The filing provisions of Article 9 of the Uniform Commercial Code generally have no application to motor vehicles in the State of Georgia required to be registered under the Motor Vehicle Certificate of Title Act (Ga. L. 1961, p. 68 et seq.), as amended (Code Ann. Ch. 68-4A), for Code Ann. § 109A-9-302 (3) expressly excludes from the filing requirements of such Article 9: "property subject to a statute . . . (b) of this State which provides for central filing of, or which requires indication on a certificate of title of, such security interest in such property." However, the Motor Vehicle Certificate of Title Act, as amended by the Act of *422 1962 (Ga. L. 1962, pp. 79, 80; Code Ann. § 68-405a) has no application where the security interest is created by a manufacturer or a dealer. Thus, a security interest in a motor vehicle may be perfected under the Motor Vehicle Certificate of Title Act if created by other than a dealer or manufacturer or under the Uniform Commercial Code if by a dealer or manufacturer. In the case sub judice the security interest was created by a dealer (Hubbard) and since there was no evidence that the defendants made any filing under Article 9 of the Uniform Commercial Code, the transaction was not exempted by the provisions of Subparagraph (c) of Code Ann. § 109A-2-326 (3).

Nor was there any showing that the defendants complied with an applicable sign law under the provisions of Subparagraph (a) of Code Ann. § 109A-2-326 (3) since Georgia has no such sign law.

The remaining provision of Code Ann. § 109A-2 326 (3) provides an exception when the dealer is generally known by his creditors to be substantially engaged in selling the goods of others. The evidence on this issue was not sufficient to present a question for the jury's determination.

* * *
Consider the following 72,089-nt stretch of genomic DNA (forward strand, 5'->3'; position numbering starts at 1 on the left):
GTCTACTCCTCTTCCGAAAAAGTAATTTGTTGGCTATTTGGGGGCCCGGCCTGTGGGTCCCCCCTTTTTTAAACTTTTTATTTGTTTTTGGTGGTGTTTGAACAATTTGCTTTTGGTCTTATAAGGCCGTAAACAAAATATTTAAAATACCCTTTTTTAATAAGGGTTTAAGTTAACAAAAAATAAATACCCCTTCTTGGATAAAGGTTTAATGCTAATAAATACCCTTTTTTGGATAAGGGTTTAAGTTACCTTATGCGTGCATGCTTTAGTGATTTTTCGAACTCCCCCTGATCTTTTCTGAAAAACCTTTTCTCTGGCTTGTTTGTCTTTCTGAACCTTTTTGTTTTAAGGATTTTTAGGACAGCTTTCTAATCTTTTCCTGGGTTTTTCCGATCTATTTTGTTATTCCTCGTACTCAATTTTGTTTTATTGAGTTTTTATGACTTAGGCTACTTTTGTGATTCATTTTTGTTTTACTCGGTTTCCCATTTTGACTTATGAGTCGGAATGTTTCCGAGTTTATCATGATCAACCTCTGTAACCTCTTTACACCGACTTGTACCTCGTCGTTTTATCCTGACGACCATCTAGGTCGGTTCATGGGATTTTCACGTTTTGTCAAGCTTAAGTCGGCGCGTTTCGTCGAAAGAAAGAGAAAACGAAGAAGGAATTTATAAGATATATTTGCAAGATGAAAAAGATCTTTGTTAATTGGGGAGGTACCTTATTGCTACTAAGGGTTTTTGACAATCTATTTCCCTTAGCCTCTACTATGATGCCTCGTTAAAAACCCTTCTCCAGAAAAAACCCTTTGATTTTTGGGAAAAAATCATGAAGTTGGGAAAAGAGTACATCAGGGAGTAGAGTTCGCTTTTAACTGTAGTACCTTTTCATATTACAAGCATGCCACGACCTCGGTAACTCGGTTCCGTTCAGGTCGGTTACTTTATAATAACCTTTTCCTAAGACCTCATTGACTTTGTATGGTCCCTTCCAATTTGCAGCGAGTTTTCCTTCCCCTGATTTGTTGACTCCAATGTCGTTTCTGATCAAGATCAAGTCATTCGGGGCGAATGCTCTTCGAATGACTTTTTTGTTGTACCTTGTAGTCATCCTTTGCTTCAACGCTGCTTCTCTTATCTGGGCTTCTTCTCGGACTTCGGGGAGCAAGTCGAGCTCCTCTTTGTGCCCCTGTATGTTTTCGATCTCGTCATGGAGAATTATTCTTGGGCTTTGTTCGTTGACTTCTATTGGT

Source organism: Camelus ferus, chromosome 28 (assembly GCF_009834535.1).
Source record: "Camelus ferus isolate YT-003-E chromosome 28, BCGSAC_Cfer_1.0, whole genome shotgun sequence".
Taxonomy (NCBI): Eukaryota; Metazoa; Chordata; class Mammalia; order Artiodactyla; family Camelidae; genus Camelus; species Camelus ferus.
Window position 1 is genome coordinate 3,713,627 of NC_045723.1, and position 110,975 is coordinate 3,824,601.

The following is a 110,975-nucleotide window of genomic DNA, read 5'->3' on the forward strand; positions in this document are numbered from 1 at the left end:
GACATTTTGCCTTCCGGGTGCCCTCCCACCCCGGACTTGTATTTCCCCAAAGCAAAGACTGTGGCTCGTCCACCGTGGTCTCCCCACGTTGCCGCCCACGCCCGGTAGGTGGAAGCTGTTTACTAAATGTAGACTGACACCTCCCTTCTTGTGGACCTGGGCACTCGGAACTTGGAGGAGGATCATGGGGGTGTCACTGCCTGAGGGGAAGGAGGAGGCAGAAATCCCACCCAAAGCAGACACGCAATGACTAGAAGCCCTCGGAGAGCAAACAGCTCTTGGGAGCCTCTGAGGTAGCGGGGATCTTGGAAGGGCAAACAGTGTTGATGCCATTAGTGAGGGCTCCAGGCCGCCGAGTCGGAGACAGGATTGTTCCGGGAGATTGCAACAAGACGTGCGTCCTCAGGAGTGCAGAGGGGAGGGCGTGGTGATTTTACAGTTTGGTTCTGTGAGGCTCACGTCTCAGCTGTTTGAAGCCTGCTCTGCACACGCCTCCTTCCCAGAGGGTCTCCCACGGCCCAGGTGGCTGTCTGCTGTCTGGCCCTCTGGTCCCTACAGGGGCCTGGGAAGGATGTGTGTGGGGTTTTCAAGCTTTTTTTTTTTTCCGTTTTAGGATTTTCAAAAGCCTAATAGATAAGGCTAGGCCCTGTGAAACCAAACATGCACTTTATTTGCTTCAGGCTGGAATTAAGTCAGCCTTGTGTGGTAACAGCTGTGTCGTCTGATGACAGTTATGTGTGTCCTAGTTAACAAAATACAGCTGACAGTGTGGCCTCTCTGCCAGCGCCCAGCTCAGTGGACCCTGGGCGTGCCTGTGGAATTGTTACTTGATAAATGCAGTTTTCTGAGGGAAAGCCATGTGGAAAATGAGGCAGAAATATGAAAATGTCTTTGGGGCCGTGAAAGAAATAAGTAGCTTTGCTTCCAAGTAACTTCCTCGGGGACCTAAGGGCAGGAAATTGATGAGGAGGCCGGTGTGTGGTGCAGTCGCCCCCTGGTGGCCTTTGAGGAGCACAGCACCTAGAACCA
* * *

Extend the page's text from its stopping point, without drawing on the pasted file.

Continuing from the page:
While this court cannot agree with the official comment of the permanent editorial board for the Uniform Commercial Code that "substantially engaged in selling the goods of others" means "primarily" engaged in selling the goods of others, yet evidence of isolated sales for one creditor or of what the dealer knows of his own business or even what the supplier of the goods knows about the merchandise delivered to such dealer by him is not sufficient to show that the dealer's creditors generally know he is substantially engaged in selling the goods of others. Therefore, under the evidence adduced, the delivery by the defendants to Hubbard was a sale or return as defined in the Uniform Commercial Code, and the plaintiff who advanced money to Hubbard and obtained from him bills of sale and trust receipts for such automobiles obtained title to such automobiles so as to support an action for trover.

(a) The evidence as to title in universal CIT Credit Corporation pleaded in the defendant's answer was not sufficient to support a finding for the defendants, even assuming that the *423 original delivery to Hubbard would not have estopped Universal CIT Credit Corporation from obtaining possession of the automobiles in a proper proceeding, where the defendants later repaid the amount due by them to Universal CIT Credit Corporation the "sale" to Hubbard became complete. See Chastain v. Consolidated Credit Corp., 113 Ga. App. 225, 228 (147 SE2d 807). Accordingly, a verdict for the plaintiff was demanded by the evidence, and the trial court erred in overruling its motion for new trial on the usual general grounds, but did not err in overruling its motion for a judgment non obstante veredicto, inasmuch as the "value" of the automobiles was a question for determination by the jury. See Hoard v. Wiley, 113 Ga. App. 328 (147 SE2d 782).

4. In view of what is above held, the trial court erred in charging the principles of law complained of in enumerations of error numbered 9 through 12.

Judgment affirmed in part; reversed in part. Hall and Deen, JJ., concur.